Corrosion Resistance

Their multilayer construction makes filament wound bearings resistant to chemical-related, fretting, and galvanic corrosion. As corrosion is a prime cause of bearing failure, these bearings last longer.  


Though not as elastic as softer plastics, the material from which filament wound bearings is made is much less rigid than metal. This allows these bearings to support heavy loads and endure when shafts become misaligned without causing undue stress to bearings. 

Longer Lifespan

Able to resist abrasion as well as corrosion, filament wound bearings can easily last half a million cycles without any additional lubrication. However, improving the surface and Rockwell hardness rating can extend bearing lifespans even further. However, tests have shown that bearing lifespans can more than double to over a million cycles with a Rockwell hardness score of 55 and RMS (root mean square) finish of 8, essentially a mirror finish. To put the filament wound bearings’ hardness in perspective, the type of stainless steel used as standard bearing material – 440C stainless steel – has a Rockwell hardness rating of 60, and that’s only after heat treatment.


Because they’re self-lubricating, filament wound bearings can also run without lubrication. This saves not only on the cost of the actual lubricants, but also on the manual labor involved. 

Shock Absorption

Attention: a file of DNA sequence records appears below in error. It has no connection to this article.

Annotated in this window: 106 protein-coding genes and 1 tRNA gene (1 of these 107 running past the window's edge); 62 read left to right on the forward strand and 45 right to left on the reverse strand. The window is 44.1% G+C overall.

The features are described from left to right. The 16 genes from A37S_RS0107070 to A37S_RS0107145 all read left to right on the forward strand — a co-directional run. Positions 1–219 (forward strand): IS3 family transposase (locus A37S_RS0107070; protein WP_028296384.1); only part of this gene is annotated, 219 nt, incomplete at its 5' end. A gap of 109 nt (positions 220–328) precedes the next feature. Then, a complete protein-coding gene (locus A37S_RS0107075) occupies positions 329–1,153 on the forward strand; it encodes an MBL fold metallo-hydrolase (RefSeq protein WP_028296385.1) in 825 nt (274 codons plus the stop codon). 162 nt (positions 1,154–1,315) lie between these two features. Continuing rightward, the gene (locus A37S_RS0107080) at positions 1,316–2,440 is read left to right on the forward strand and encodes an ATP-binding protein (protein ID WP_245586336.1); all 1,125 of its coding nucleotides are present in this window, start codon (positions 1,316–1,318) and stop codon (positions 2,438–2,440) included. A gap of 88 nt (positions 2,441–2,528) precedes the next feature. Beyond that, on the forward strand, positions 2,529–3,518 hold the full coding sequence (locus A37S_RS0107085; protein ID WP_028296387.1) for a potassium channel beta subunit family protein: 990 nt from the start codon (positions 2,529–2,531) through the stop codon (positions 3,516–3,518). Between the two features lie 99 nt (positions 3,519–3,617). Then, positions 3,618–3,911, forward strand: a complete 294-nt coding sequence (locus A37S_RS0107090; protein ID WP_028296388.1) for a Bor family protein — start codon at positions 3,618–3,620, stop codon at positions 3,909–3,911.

Because of the unique helix configuration, filament wound bearings can withstand vibrations, shock, and other demanding conditions without failing. These bearings’ thin, filament-impregnated walls can more easily withstand compression, recovering easily after impacts that often occur when machinery operates nonstop.

Innovations in Filament Wound Bearings

Research has been ongoing since the 1990s regarding the feasibility of complex geometries for composite bearings, including filament-wound ones. Bearings made from composites are increasingly fabricated using automated techniques, including robotic systems for winding filament. Wound bearings are made using automated systems that feed and deposit resin-impregnated fibers along stress lines within parts with complex geometries. This method is called robotic filament winding (RFW), with industrial robots replacing manual labor. RFW systems are the best way for manufacturers to control processes, guarantee consistency, and truncate fabrication times.